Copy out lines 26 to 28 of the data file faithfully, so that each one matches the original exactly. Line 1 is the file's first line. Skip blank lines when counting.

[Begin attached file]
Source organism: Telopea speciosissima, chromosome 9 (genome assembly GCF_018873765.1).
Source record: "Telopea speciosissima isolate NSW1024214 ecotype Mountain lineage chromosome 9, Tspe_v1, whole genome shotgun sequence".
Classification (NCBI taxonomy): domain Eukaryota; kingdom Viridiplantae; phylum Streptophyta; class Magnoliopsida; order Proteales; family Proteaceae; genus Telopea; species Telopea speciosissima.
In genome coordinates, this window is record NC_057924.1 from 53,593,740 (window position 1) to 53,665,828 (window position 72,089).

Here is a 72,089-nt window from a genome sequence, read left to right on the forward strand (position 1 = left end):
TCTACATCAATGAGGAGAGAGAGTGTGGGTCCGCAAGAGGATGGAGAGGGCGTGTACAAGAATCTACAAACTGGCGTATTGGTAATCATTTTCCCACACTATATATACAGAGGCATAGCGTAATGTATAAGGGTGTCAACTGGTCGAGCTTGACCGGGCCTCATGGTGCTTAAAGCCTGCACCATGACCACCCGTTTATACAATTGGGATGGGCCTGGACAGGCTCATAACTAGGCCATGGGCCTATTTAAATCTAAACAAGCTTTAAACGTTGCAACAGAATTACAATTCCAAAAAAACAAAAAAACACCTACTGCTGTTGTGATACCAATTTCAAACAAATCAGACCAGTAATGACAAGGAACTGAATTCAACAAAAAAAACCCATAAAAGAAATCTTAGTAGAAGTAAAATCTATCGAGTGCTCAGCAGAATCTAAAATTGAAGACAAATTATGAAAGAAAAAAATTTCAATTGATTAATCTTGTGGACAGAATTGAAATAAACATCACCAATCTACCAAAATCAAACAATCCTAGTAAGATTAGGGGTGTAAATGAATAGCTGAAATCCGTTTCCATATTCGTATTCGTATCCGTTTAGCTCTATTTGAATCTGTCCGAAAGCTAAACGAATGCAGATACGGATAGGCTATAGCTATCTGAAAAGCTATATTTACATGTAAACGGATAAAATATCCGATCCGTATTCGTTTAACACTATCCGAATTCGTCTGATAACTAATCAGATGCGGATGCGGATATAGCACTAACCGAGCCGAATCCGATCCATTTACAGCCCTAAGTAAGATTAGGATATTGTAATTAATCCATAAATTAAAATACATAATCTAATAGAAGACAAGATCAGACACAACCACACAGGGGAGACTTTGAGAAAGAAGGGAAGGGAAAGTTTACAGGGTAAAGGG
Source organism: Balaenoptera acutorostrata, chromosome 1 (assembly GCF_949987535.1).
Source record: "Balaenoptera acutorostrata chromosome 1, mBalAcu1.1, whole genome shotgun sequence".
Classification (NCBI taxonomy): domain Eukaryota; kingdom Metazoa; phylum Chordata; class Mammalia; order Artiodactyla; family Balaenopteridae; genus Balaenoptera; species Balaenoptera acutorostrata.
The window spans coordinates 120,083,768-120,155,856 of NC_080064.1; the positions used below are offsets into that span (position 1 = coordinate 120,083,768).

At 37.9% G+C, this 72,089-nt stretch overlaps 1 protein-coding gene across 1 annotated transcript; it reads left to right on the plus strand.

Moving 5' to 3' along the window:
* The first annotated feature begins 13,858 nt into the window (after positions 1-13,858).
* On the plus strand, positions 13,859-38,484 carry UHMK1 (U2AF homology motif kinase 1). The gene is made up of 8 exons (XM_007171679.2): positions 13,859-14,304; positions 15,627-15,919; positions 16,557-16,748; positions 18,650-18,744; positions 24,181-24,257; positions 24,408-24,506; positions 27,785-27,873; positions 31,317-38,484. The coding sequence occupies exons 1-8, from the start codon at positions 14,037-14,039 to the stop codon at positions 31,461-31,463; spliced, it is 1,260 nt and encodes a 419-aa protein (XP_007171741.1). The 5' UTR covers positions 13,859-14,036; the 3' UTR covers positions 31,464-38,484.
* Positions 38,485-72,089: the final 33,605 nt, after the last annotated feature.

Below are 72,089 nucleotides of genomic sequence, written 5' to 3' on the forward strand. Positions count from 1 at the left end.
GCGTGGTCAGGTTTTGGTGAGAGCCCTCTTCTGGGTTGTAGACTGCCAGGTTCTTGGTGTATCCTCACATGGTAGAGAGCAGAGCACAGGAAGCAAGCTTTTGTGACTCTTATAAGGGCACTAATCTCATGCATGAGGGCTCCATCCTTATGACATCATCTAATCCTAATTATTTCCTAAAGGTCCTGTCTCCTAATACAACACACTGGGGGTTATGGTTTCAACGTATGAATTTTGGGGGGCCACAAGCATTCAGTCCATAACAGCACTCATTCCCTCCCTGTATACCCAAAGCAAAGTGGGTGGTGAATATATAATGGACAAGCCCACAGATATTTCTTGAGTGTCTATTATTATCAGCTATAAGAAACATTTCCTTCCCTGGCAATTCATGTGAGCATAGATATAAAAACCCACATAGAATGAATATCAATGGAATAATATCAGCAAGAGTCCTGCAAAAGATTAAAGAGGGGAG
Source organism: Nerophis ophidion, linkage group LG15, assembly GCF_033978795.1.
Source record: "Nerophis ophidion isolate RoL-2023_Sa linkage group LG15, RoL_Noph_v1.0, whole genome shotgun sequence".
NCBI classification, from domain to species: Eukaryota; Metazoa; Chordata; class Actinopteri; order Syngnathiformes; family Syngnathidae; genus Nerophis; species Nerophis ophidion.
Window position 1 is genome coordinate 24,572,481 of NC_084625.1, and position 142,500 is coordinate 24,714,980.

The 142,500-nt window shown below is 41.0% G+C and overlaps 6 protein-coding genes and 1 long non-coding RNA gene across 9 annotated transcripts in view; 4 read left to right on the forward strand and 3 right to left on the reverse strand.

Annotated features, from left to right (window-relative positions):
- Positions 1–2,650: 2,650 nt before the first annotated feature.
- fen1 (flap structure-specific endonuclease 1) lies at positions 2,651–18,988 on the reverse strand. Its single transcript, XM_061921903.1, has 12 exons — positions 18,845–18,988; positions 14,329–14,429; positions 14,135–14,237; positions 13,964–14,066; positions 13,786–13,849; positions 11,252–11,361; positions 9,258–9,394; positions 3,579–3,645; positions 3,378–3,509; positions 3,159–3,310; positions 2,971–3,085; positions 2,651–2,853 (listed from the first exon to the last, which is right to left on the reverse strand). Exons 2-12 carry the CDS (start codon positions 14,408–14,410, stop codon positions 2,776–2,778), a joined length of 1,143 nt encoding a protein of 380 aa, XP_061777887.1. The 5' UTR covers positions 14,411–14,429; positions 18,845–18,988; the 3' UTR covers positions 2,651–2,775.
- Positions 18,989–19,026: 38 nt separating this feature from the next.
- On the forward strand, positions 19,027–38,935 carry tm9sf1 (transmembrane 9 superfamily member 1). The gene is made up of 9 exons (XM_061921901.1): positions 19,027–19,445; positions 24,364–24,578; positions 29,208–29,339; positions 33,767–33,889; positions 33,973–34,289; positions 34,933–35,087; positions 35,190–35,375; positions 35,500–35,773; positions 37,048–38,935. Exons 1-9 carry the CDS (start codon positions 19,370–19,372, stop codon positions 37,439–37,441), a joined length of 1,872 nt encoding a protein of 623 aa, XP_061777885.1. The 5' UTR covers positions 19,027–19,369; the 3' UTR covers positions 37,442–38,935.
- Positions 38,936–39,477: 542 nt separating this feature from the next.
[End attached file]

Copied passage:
- Positions 18,989–19,026: 38 nt separating this feature from the next.
- On the forward strand, positions 19,027–38,935 carry tm9sf1 (transmembrane 9 superfamily member 1). The gene is made up of 9 exons (XM_061921901.1): positions 19,027–19,445; positions 24,364–24,578; positions 29,208–29,339; positions 33,767–33,889; positions 33,973–34,289; positions 34,933–35,087; positions 35,190–35,375; positions 35,500–35,773; positions 37,048–38,935. Exons 1-9 carry the CDS (start codon positions 19,370–19,372, stop codon positions 37,439–37,441), a joined length of 1,872 nt encoding a protein of 623 aa, XP_061777885.1. The 5' UTR covers positions 19,027–19,369; the 3' UTR covers positions 37,442–38,935.
- Positions 38,936–39,477: 542 nt separating this feature from the next.